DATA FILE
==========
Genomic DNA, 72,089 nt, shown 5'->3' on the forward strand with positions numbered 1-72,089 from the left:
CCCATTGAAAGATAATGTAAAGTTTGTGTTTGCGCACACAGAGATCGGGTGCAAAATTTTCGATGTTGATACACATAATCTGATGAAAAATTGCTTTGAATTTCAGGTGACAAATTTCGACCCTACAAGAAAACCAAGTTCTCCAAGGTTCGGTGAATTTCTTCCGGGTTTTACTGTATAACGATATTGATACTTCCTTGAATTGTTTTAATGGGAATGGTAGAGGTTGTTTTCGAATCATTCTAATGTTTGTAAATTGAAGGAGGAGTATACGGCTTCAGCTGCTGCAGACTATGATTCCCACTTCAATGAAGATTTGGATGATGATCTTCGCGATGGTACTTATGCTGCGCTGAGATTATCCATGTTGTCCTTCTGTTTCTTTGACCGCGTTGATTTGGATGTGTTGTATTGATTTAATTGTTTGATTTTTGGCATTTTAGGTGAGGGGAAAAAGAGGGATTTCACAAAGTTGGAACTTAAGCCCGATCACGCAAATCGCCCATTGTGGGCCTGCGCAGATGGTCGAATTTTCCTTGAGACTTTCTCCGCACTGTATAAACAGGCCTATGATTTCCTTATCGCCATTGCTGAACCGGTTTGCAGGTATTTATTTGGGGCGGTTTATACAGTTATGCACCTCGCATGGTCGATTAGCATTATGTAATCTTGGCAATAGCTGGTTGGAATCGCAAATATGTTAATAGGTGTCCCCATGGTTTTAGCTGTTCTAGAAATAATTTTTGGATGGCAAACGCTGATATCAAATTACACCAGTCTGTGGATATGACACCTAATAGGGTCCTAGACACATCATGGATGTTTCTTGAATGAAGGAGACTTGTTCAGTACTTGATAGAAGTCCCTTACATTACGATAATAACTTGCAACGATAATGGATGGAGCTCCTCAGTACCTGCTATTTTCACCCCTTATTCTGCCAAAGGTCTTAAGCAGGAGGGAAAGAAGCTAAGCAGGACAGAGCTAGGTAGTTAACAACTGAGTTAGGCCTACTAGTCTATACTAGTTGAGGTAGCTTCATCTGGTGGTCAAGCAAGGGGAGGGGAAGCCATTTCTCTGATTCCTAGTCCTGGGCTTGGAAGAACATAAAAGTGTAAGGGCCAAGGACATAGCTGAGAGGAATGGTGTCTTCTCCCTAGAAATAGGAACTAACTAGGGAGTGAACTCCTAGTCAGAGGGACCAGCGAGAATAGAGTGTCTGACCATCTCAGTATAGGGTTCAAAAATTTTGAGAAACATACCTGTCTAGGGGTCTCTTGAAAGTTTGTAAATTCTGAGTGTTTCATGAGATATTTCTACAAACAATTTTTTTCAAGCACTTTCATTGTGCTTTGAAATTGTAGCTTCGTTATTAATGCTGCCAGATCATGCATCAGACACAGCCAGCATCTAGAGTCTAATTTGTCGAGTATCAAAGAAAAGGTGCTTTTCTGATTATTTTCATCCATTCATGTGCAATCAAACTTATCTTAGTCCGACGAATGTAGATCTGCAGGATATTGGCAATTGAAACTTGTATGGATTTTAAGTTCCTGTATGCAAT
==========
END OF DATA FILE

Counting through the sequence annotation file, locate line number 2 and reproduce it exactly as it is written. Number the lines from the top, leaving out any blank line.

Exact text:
CCCATTGAAAGATAATGTAAAGTTTGTGTTTGCGCACACAGAGATCGGGTGCAAAATTTTCGATGTTGATACACATAATCTGATGAAAAATTGCTTTGAATTTCAGGTGACAAATTTCGACCCTACAAGAAAACCAAGTTCTCCAAGGTTCGGTGAATTTCTTCCGGGTTTTACTGTATAACGATATTGATACTTCCTTGAATTGTTTTAATGGGAATGGTAGAGGTTGTTTTCGAATCATTCTAATGTTTGTAAATTGAAGGAGGAGTATACGGCTTCAGCTGCTGCAGACTATGATTCCCACTTCAATGAAGATTTGGATGATGATCTTCGCGATGGTACTTATGCTGCGCTGAGATTATCCATGTTGTCCTTCTGTTTCTTTGACCGCGTTGATTTGGATGTGTTGTATTGATTTAATTGTTTGATTTTTGGCATTTTAGGTGAGGGGAAAAAGAGGGATTTCACAAAGTTGGAACTTAAGCCCGATCACGCAAATCGCCCATTGTGGGCCTGCGCAGATGGTCGAATTTTCCTTGAGACTTTCTCCGCACTGTATAAACAGGCCTATGATTTCCTTATCGCCATTGCTGAACCGGTTTGCAGGTATTTATTTGGGGCGGTTTATACAGTTATGCACCTCGCATGGTCGATTAGCATTATGTAATCTTGGCAATAGCTGGTTGGAATCGCAAATATGTTAATAGGTGTCCCCATGGTTTTAGCTGTTCTAGAAATAATTTTTGGATGGCAAACGCTGATATCAAATTACACCAGTCTGTGGATATGACACCTAATAGGGTCCTAGACACATCATGGATGTTTCTTGAATGAAGGAGACTTGTTCAGTACTTGATAGAAGTCCCTTACATTACGATAATAACTTGCAACGATAATGGATGGAGCTCCTCAGTACCTGCTATTTTCACCCCTTATTCTGCCAAAGGTCTTAAGCAGGAGGGAAAGAAGCTAAGCAGGACAGAGCTAGGTAGTTAACAACTGAGTTAGGCCTACTAGTCTATACTAGTTGAGGTAGCTTCATCTGGTGGTCAAGCAAGGGGAGGGGAAGCCATTTCTCTGATTCCTAGTCCTGGGCTTGGAAGAACATAAAAGTGTAAGGGCCAAGGACATAGCTGAGAGGAATGGTGTCTTCTCCCTAGAAATAGGAACTAACTAGGGAGTGAACTCCTAGTCAGAGGGACCAGCGAGAATAGAGTGTCTGACCATCTCAGTATAGGGTTCAAAAATTTTGAGAAACATACCTGTCTAGGGGTCTCTTGAAAGTTTGTAAATTCTGAGTGTTTCATGAGATATTTCTACAAACAATTTTTTTCAAGCACTTTCATTGTGCTTTGAAATTGTAGCTTCGTTATTAATGCTGCCAGATCATGCATCAGACACAGCCAGCATCTAGAGTCTAATTTGTCGAGTATCAAAGAAAAGGTGCTTTTCTGATTATTTTCATCCATTCATGTGCAATCAAACTTATCTTAGTCCGACGAATGTAGATCTGCAGGATATTGGCAATTGAAACTTGTATGGATTTTAAGTTCCTGTATGCAAT